Tag Archives: Latimer Road

Latimer Road 1971: life in colour

As promised in the last post featuring photographs by Bernard Selwyn this week there are some colour pictures. I frequently feature monochrome images of this period on the blog, which sit in the space between living memory and the historical past. The overall effect is of  anchoring those places in the past, especially if you’re looking at streets or buildings which no longer exist.

Colour prints, especially those which have survived the years with their colour tone intact have the opposite effect, making those same places look modern, as if you just looked through a car window speeding past. Even if the cars and buildings are distinctively from another era you still feel closer to them.

Selwyn has a number of these colour prints, tiny by modern standards which capture that feeling of nearly being back there.

col 01 - 02 27 jul 1971

This is Latimer Road in 1971 looking north. The brick building with the vans parked in front of it is M-Gold & Co, the scrap metal merchants, at number 119. The other interesting features are the two-tone Triumph Herald, the dilapidated house whose first floor windows are covered by a billboard announcing the nearby location of the Fidelity Radio works (Selwyn took a special interest in that building). And of course, the rag and bone man’s horse taking some well-earned refreshment in the right foreground.

col set 01

The edge of the M Gold building, on the corner of Evesham Street. A Rover saloon is parked there, a classic managing director’s car. But what’s that on the next corner?

col 07 27 jul 1971

A two tone pick up truck, quite a large vehicle. American? That estate car in front of it looks interesting too. Can any of our regular car identifiers name them?

Let’s move on to that red sign.

col 08 27 jul 1971 - Copy

The Ament Engineering Company, sheet metal workers and engineers of 131 Latimer Road. That extended section of pavement can be seen on the map of 1971 below,near the bottom.

1971 OS map Bard Street detail - Copy

This is a slightly different detail from the one I used in a previous post.It shows a little more of the area north of the railway bridge. It also shows Frinstead House, the vantage point from where Selwyn took some of his pictures.

col looking south from FH 22 jun 1971 8

I’ve also used this picture before but it does help locate the ground level photos in relation to each other. If you look closely you can see the M Gold building and the white fronted buildings north of Evesham Street. The next intersection is Bard Road with the long narrow building on the corner.

col set 01 - Copy (3)

The Flexaire Ltd section of the Ament Company.

The view north towards the bridge:

col set 01 - Copy (5)

A closer look at that corner.

col set 01 - Copy

Do you see that boy sitting on the pavement at the corner? Where did he come from?

Let’s go back up into Frinstead House.

col 04 27 jul 1971 - Copy

We’re looking down at The Patent Steam Carpet Beating Company, just north of the bridge. (I’ve used this image before as well but it does fit with this week’s journey.) Let’s sneak a peak at their rear yard.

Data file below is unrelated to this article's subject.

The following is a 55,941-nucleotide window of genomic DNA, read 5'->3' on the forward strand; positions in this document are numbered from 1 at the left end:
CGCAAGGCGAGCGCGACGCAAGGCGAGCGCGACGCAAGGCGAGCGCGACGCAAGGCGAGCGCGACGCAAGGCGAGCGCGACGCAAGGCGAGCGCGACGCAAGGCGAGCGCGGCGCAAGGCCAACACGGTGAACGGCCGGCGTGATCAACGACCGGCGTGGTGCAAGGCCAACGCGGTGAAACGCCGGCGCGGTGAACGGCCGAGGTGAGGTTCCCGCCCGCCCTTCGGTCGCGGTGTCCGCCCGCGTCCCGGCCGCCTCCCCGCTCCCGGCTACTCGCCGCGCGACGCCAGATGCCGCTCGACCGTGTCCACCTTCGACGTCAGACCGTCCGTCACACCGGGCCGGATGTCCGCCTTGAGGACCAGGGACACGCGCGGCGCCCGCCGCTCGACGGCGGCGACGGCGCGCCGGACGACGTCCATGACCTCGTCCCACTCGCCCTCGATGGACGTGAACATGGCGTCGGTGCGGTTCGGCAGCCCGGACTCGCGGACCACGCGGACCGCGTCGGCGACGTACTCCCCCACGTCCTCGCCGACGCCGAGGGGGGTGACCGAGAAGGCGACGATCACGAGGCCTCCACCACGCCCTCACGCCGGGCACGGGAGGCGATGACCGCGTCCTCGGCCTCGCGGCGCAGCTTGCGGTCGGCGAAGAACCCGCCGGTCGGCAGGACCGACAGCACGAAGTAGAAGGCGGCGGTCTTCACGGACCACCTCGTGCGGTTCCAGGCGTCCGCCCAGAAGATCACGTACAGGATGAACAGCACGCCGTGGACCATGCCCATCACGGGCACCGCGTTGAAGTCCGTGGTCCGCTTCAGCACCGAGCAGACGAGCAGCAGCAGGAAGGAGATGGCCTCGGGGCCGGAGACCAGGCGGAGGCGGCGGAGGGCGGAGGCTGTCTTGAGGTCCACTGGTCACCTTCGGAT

col set 01 - Copy (2)

Just a little untidy.

And here’s the building at ground level:

col set 02 - Copy (2)

There’s another one of those managers’ cars, a Rover 3.5. It looks like the so called coupe version, which unlike most coupes had four doors. They were distingushed by a slightly more sloping rear window. Or so my friend Steve told me back in the 70s.

The building which looks a little like a church beyond the works building was I think the home of the Harrow Club, one of two youth clubs in the area run by public schools. (The other was the Rugby Club in Walmer Road.)

We’re going no further north this time but there are a couple more pictures to see.

col set 02 - Copy (3)

This is Olaf Street, which came off Latimer Road south of Evesham Street almost opposite Mortimer Square. The building on the corner is the People’s Hall and has since been restored.

This is further down Olaf Street. This section is much changed nowadays.

col set 01 - Copy (4)

You can see a sign for Dein Brothers (Food importers) Ltd, and some signs of life.


col set 02 - Copy

We’re back almost where we started, with a design classic and some colourful houses, at the beginning of what would be a colourful decade.


There are some more colour pictures by Selwyn in our collection, further north, and even further west, although they may be outside my usual borders. Expect to see some more of them in the future.

Speed kills: St Ann’s Road 1971

I said we would come down to street level for this next installment of Bernard Selwyn pictures, so here you are:


1-9 Tidy's - corner of St Ann's -Bramley 02 May 1971

Tidy’s, for toys, hardware, confectionery and many other items I suspect, located at 20-22 Bramley Road at an intersection with Treadgold Street which no longer exists (the intersection no longer exists – Treadgold Street has been truncated since 1971 but still goes on). You can also see St Ann’s Road on the far left of the picture. We’ll go for a bit of a walk around here.

I said we’d come down to earth but it might help if we look at another of Selwyn’s bird’s eye views from Frinstead House.


col looking south from FH 22 jun 1971 8

You can make out Tidy’s on the left side of the picture two thirds up from the bottom. Bramley Road runs diagonally past it and St Ann’s Road heads south. The main road running under the railway was called Latimer Road in 1971 but now this section is called Freston Road.

This map also dates from 1971 and shows the layout of the streets.


1971 OS map Treadgold Street - Bard Street - Copy

Across the road from Tidy’s a man in shirtsleeves stands near Leone, the hairdressers.